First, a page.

Inside Deepest Darkest WalMart

Admit it, there’s something mysterious, yes, even dangerous, about a person who actually works at WalMart. What dark secrets must they hold? What evil lurks behind the service counter of America’s largest retailer?

This morning I got acquainted with Walmart via Behind the Counter, a blog penned by a service counter employee. I was ready to learn, and oh boy, did I!

Why do the prices on the shelves never match the price at the register? Is it a conspiracy?

“I truly do not believe that the company purposefully advertises merchandise at one price on the shelf and deliberately has them ring up at another, higher price at the register. This implies planning, coordination and intelligence, all of which are in VERY short supply at any Wal-Mart.”

What do those “codes” over the loudspeaker really mean?

“If you’re ever in a Wal-Mart, and you hear the phrase “CODE RED” at location XXXX and you’re not faint of heart, head that way for some good spectacle.CODE RED is for a fire. And we had us a genuine CODE RED on Sunday morning.”

More! More!

“CODE WHITE is an injury. CODE ADAM is a lost child CODE ORANGE is chemical spill. There are other codes for a shooting/firearm, a hostage and severe weather. If you hear BLACK, GREEN or BLUE, it might be a good plan to run the other way. I forget the exact order. I think BLACK is shooting, GREEN is hostage and BLUE is severe weather.”

And, to top it all off, there’s this sentence:

“He screams at me “I want a manager. I want the one that looks like Harrison Ford (yes, one does bear a passing resemblance). I want him here right (expletive) now.”

A WalMart Manager who looks like Harrison Ford? Check out Behind the Counter, it’s all your dreams come true.

(Thanks, Douglas!)


Edit Your Comment

  1. amazon says:

    If you really wanted to cause some havoc call a CODE 99 to [whatever department].
    This implies some sort of emergency and it a request that all (male) associates show up to that place immediately.

  2. Okay, I really can’t get past this …

    Who shops at a store that has a SPECIAL CODE for hostage situations???????

  3. etinterrapax says:

    I used to work for them. It is a surprisingly mundane job. I was once working on an aisle with an assistant manager who told me that he didn’t know how I could take “all those useless philosophy courses.” That about sums it up, for better or worse. I was going to a Jesuit school, and they have a core curriculum. And I liked it. Neither store where I worked was full of people who understood or valued education for its own sake. It doesn’t make them bad people, but I didn’t fit into the employee culture very well. It is one of extreme pragmatism. If you understand that, you know just about all there is to know about them.

  4. w_boodle says:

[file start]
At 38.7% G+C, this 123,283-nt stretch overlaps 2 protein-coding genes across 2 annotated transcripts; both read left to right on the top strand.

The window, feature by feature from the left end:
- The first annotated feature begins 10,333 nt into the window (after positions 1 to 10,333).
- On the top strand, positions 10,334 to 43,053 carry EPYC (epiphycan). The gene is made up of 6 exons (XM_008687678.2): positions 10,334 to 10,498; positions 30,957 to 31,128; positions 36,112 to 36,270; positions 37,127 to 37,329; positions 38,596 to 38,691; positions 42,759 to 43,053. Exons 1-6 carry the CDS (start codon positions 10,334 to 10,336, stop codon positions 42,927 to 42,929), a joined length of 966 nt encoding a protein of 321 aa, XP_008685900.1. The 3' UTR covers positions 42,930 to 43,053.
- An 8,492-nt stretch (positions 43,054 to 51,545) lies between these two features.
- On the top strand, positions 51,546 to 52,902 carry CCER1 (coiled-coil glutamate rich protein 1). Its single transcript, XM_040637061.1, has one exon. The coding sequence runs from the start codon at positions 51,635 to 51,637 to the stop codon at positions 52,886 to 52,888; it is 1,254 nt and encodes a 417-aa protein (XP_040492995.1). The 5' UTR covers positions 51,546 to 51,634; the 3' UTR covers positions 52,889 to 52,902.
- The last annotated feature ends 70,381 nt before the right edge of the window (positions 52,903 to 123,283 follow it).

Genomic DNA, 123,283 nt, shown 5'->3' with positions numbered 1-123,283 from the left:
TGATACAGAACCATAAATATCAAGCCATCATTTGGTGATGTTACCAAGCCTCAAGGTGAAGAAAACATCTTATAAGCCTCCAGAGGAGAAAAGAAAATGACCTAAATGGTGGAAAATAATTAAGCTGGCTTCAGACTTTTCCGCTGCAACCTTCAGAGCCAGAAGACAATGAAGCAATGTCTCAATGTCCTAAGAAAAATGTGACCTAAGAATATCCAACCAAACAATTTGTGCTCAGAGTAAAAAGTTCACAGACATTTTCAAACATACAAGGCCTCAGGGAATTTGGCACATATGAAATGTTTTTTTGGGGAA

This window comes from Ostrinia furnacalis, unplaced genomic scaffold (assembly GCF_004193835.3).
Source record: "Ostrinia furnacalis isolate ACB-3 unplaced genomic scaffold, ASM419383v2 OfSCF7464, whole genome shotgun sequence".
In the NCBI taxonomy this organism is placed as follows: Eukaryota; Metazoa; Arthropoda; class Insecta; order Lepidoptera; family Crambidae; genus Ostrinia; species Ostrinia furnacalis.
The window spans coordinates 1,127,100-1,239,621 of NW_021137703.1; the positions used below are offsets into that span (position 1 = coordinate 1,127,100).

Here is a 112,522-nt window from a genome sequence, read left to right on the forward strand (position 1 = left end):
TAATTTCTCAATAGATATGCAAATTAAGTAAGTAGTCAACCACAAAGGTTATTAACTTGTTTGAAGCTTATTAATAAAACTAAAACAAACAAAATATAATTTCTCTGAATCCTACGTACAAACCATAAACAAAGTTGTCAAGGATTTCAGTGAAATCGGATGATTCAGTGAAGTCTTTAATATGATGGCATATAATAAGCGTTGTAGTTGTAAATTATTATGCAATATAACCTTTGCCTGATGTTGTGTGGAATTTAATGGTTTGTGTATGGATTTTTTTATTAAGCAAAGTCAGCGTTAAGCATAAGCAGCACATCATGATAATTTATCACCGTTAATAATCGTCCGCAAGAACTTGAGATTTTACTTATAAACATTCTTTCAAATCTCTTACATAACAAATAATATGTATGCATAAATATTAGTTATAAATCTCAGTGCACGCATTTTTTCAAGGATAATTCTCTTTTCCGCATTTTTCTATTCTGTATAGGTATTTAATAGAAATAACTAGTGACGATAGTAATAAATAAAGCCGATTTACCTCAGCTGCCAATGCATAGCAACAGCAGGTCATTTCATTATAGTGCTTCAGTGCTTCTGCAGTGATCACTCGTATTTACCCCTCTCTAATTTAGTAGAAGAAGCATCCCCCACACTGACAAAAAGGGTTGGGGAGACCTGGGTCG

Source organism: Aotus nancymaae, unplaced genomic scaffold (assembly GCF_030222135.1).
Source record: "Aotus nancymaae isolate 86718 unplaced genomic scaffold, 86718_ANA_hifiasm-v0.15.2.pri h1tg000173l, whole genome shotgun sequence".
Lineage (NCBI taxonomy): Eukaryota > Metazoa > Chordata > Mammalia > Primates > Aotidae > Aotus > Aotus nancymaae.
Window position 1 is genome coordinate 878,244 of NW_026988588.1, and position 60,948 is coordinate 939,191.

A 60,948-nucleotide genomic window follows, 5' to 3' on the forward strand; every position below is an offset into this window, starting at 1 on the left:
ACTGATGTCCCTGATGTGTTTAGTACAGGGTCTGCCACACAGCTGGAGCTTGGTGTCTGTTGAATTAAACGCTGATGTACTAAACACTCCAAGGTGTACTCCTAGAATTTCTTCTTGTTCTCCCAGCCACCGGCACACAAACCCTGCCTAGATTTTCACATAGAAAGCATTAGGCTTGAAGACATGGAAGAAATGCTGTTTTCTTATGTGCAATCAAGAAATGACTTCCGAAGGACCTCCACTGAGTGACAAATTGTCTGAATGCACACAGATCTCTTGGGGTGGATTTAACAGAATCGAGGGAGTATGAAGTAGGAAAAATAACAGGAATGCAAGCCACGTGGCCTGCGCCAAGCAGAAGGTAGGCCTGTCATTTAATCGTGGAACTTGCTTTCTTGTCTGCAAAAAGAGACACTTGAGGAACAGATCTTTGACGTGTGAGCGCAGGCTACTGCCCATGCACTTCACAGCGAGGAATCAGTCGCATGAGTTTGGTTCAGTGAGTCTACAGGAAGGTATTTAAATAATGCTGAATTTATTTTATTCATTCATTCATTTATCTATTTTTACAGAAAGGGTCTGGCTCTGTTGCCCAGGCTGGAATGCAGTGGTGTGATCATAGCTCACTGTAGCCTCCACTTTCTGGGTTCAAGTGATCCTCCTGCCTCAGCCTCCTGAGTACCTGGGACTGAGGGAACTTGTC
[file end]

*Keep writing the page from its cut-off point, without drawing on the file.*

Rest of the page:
Jesuit eh? Well … the Walmart culture you don’t understand is the one you would likely be serving out in the real world (should you become a priest). The real people. In the real world.

  5. xboxishuge says:

    How many people are shooting guns off at Wal Marts, that they have a special PA code for it? And wouldn’t you notice that on your own, without the adorable color-coded response system?

  6. tourpro says:

    I guess I kinda

  7. tourpro says:

    feel sorry for this guy cuz Bentonville was just referred to my site from this post.

  8. Kat says:

    When I worked at Wal-Mart, Code Black was severe weather, and green was hostage/shooting. That said, there was one time when a tornado was spotted within a couple of miles of our store, the county had issued tornado warnings, and the store still wouldn’t call Code Black because they didn’t want to panic people, and also they didn’t want customers looting. Rather useless code.

    Furthermore, although in Code Black we were all supposed to head for the fitting rooms (the center of the store), one supervisor said if they called it, she was heading for the one place in the building that was underground – the oil pits in the Tire & Lube Express.

    My store did not have a Code 99 either. Once, someone was outside with a truck trying to steal the outdoor vending machines, and security (M12) just grabbed some male associates and went out after them.

    If you want to get management running, you call a Code White – injury. They don’t want to get sued, you know.

    Generally, if the price is incorrect at the register, the cashier has authorization to correct the price discrepancy, without calling a supervisor, if the price difference is less than 75 cents. However, if you catch a cashier on a good day, they might correct higher price differences without a CSM.

    And the intercom code is #96.

  9. Dustbunny says:

    That blog is hilarious — I especially like the story of the woman who wanted her money back for some rancid food, most of which she’d already eaten.

  10. OlLady says:

    Behind the counter is one of the best blogs going. I read every entry. I am also a Wal Mart shopper, I know what I’m buying upfront…cheap shit. I also have knowledge of how Wal Mart treats it’s employees as my mothers husband works for them in Canada. I hope bbcamerican keeps writing and telling it how it is…behind the counter. :)